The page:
Singleness might be a waiting season, but it doesn’t need to be a wasted season. Many singles are discouraged and despondent, but friends, it doesn’t have to be that way. There’s so much joy and treasure and wisdom and memories and experiences to be had. So don’t waste this time, but use it well for what will last. Because as C.T. Studd once said, “Only one life; ‘twill soon be past; only what’s done for Christ will last.”

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72 thoughts on “11 Things Every Single Christian Should Know

  1. What if I don’t envisage getting married with all the burdens and arguments that come with it and just want an open relationship where I can share my love with all?

      1. Ok. Those are people doing this. In like manner with Islam and Quran, there are people in Christianity who take the Bible out of context and use it to advance their own agenda. But that is the fault of the person, not the Bible itself.

      2. Sure, we should always put the blame on the person doing the act, regardless, but I also don’t see a value in idolizing the Bible, as if it’s perfect and we are lowly, sinful wretches that must somehow make sense of it’s perfection. It was written by men. Men are unreliable, and our moral values have changed in 2,000 (I hope).

      3. Yes, we must place the blame on people as they are the ones who are doing the act. Christians do not idolize the Bible. We live by It as best as we can. We are lowly wretches filled with sin if we do not have Christ. Just because we change our minds about what we feel is and is not right does not negate the veracity of the Bible. It’s still relevant.

      4. I’m not so sure Christians don’t idolize the Bible. What else do they have as a record for their religion? Don’t you have to assume the Bible is unlike every other book on Earth? That it has resisted any error? You can say you focus on Christ, but Christ only appears in the Bible – which must be presumed to be true…. i’m not sure how you can be a Christians and NOT idolize the Bible.

      5. Sir, you are entitled to your opinion. It is obvious that you don’t care for the Bible and that is your right. I choose to believe in the Bible and that is my right. We can go back and forth until we’re both blue in the face, I perceive that neither one of us is going to concede. At least, I will not. I dare not presume to speak on your behalf.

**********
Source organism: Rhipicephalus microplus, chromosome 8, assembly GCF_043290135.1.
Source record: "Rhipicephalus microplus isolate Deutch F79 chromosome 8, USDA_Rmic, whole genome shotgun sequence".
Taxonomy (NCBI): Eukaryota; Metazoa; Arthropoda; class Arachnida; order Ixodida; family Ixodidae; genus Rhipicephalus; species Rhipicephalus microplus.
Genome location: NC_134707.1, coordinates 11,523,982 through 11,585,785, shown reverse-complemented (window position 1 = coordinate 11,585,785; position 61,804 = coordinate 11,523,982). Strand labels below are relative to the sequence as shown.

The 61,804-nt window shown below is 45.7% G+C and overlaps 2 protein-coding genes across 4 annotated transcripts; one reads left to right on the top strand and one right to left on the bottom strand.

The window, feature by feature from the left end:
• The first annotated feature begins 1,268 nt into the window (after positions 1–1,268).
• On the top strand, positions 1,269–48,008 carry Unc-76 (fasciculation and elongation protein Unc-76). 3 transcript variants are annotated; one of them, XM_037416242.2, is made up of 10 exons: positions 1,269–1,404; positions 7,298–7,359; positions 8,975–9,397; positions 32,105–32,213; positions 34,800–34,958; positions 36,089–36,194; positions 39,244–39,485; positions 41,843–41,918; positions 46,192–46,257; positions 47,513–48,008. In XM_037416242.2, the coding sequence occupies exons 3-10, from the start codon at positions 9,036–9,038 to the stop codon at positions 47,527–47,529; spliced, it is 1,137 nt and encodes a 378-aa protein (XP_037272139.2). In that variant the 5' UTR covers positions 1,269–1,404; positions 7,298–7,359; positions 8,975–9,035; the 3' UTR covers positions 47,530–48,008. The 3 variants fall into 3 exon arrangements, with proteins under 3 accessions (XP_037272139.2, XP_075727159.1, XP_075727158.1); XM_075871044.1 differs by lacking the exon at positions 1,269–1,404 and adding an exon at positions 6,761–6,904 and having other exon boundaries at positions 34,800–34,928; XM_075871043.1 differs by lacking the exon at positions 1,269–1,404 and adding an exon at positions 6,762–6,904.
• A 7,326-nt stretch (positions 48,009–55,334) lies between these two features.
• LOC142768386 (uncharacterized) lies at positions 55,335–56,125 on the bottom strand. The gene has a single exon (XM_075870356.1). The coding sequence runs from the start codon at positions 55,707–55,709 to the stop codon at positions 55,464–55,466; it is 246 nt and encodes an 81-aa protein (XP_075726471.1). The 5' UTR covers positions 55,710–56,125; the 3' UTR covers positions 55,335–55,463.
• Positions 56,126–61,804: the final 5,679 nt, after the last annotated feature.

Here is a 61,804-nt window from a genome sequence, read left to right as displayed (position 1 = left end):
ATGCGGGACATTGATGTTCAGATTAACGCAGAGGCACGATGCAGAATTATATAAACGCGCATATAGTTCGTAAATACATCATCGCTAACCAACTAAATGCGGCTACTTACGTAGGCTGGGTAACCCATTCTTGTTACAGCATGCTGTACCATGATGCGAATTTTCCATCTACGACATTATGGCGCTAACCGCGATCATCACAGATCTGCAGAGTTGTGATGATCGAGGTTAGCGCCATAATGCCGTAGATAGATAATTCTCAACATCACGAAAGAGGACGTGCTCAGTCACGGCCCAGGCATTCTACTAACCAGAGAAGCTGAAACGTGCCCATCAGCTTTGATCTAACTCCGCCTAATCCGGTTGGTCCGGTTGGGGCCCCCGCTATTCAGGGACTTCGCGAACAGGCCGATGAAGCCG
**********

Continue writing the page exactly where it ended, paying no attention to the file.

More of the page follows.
6. Just because I don’t idolize it doesn’t mean i don’t like it. I understand you chose to believe in the Bible. But how is that not idolizing the Bible?
        The discussion seems to be about people’s actions based on the Bible and Christian doctrine – they seemed to be linked, don’t they?
        I’m not so critical of Christianity as you might imagine, but I see an awful lot of blind obedience to it than seems prudent.
        I’m not asking you to stop being a Christian, I am simply having a discussion with you.

      7. Thanks for your interest. Some comments.
        1. I note he is preaching from 2 Peter, a book written in about 160, and is clearly a forgery. Now, that doesn’t mean it’s not true, but it’s a strange book for Christians to use. Even the early Church Fathers didn’t like it being included into the Canon.
        2. The quote from 2 Peter says they didn’t follow from previous myths, but this is exactly what they did, and so it appears this passage can’t even be trusted on the face. now, i’m sure you and others will object, but clearly just because a book says “trust me” doesn’t mean you should trust it. Which drives straight to his point about trusting the Bible – he is using a spurious source, then simply accepts it as true.
        3. He says “we were eyewitnesses”. This is nopt true. Even the gospels don’t claims this.

        In the end, this is the standard Christian story preachers have been using for centuries to dupe people.

        I’d encourage you to learn a little more about your religion. Particularly, how the Bible was created, and who actually wrote it.

        I don’t think you should treat the people who are making tens of thousands of dollars telling you it’s all true. Trust the people who have no reason to lie.

        i’m sure this is a disappointment to you, but i have no reason to lie to you, nor be dishonest. I wish you the best.

        Me, I will continue to search, and not trust men who speak better than they Reason.

  2. I love this. We are so comfortable in america that we are all capable of serving God whole heartedly. But instead of doing so we made our purpose in life to get married and have a white picket fence. Marriage is wonderful, but you weren’t created to be married! You were created to glorify Christ! I liked your post a lot and would like to emphasize that marriage should always be between two people that are equally yokes. Especially being a women, I know we tend to settle, remember the honeymoon phase only last for about a year! Then its the rest of your life with someone who doesn’t love jesus as much as you do. And from a spouse that can be damaging wither to your relationship with your spouse or your jesus. I liked your post it was wonderful 🙂